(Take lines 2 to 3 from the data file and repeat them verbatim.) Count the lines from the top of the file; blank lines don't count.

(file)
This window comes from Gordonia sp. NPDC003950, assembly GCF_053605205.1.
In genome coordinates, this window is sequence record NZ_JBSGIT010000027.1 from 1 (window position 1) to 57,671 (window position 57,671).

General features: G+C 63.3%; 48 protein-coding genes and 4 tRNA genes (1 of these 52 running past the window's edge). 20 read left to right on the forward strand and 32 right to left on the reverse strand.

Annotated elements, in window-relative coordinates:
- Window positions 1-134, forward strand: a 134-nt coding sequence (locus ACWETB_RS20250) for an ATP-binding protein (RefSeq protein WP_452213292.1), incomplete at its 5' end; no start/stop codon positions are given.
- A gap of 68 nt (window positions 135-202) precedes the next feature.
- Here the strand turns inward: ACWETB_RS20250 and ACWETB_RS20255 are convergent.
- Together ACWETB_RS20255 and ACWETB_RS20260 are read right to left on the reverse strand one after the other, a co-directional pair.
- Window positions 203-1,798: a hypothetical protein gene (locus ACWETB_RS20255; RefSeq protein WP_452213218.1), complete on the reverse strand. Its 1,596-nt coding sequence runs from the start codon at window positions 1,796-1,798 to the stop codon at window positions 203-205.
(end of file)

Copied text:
In genome coordinates, this window is sequence record NZ_JBSGIT010000027.1 from 1 (window position 1) to 57,671 (window position 57,671).

General features: G+C 63.3%; 48 protein-coding genes and 4 tRNA genes (1 of these 52 running past the window's edge). 20 read left to right on the forward strand and 32 right to left on the reverse strand.